Growing up, money was a taboo subject in my family. As a result, I spent most of my adult life with insufficient knowledge about how to earn it and what to do with it when I had it. I worked hard and had an 800 FICO score, but never saved. When I was divorced in my 40's after seven years as an at-home parent, almost overnight I found myself homeless, penniless, jobless and parenting two (wonderful) kids alone. For the first time ever, I was forced to use credit to pay for food, gas and basic needs. My "blanket" didn't cover my toes and it was really cold.
I took a job working as a grounds maintenance person at a local country club. It was temporary and paid minimum wage, but it was all I could get without a college degree. Realizing this, I returned to school to study accounting and finally learned something about money. After earning my associates degree, I was fortunate to win a really good scholarship, but I was already carrying more than $10,000 in credit card debt at 7.9% and ended with about $30,000 in student and personal loans before finding work. My FICO score is much lower now, which will impact my life for many years to come, but, I was wise to choose a course of study that increased the likelihood of gaining employment. If I understood finance as a young person, my choices would have been different and I wouldn't be living with a tiny blanket at 50.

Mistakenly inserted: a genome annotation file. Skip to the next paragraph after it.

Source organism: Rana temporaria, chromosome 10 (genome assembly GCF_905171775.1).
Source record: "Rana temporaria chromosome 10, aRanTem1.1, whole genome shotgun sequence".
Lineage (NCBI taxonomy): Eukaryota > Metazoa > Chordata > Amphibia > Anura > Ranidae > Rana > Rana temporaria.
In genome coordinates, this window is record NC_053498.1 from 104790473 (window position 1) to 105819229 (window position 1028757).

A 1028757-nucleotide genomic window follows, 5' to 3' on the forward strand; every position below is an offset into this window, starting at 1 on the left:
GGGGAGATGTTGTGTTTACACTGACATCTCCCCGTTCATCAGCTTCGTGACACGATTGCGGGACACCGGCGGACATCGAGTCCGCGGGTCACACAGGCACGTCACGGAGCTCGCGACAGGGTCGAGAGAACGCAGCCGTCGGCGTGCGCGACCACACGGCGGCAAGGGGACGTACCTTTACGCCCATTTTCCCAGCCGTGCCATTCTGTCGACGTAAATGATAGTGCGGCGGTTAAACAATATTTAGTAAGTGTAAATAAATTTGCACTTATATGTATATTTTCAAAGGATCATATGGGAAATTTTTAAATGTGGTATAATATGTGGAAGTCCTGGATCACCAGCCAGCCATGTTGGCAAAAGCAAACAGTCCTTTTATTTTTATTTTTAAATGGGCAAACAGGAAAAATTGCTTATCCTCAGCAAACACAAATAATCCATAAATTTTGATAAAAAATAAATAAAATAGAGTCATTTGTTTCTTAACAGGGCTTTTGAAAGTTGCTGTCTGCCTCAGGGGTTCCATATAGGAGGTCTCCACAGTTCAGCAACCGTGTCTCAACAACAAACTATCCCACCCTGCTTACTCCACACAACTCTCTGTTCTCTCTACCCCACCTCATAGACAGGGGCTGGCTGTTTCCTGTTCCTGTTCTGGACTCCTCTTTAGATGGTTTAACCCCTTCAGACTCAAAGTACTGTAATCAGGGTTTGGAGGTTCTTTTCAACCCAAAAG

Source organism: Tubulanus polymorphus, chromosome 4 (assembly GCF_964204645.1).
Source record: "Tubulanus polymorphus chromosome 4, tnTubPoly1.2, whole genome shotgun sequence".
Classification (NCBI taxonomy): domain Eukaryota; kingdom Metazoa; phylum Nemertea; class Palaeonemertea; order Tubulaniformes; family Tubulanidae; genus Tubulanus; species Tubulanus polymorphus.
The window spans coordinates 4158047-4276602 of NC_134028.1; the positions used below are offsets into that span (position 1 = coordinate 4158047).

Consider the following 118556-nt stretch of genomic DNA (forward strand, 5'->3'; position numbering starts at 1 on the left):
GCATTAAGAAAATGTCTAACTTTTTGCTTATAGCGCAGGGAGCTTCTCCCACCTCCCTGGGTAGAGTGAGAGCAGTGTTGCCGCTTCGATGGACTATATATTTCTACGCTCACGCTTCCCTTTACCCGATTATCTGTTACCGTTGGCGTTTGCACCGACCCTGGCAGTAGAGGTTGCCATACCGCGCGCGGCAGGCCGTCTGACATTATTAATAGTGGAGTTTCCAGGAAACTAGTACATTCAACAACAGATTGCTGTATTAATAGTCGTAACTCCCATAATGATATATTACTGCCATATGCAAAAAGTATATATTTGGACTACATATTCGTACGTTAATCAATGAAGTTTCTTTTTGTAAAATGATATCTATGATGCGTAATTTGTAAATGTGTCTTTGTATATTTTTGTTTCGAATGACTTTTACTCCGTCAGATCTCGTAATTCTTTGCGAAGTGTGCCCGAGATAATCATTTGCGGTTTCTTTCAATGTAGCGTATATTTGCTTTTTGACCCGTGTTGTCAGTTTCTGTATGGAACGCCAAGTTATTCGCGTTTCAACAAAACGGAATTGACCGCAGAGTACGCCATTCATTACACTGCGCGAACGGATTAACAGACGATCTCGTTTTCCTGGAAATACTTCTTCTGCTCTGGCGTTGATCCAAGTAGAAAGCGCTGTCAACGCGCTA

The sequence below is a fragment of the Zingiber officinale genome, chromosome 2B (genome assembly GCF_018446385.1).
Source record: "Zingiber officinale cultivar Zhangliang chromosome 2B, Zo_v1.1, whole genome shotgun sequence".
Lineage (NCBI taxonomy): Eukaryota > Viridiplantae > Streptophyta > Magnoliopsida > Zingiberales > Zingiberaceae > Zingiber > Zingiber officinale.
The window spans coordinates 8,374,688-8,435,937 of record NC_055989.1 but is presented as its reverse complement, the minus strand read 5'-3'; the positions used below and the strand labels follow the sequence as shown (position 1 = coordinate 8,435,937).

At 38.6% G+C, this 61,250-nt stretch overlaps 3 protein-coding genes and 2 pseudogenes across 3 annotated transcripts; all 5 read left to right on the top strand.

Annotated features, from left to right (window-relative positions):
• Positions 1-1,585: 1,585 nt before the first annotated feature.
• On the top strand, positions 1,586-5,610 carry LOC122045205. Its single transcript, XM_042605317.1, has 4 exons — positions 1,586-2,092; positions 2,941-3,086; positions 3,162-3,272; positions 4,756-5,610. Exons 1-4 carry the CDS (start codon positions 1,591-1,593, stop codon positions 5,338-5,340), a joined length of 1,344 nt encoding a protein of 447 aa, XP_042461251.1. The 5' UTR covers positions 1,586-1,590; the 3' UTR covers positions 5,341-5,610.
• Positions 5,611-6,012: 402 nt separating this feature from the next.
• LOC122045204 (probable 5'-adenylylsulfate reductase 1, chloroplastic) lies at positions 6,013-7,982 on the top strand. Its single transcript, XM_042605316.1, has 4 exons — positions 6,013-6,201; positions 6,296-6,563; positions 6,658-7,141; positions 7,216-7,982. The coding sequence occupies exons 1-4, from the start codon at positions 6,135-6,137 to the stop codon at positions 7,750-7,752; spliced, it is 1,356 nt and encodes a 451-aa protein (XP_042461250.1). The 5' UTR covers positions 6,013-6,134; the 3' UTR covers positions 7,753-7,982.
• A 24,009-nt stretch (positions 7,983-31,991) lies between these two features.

My advice? Share financial advice with young people. Help others appreciate the risks and the numbers before taking on debt. Run life like a business and never invest unless the odds favor earning more from debt than it costs.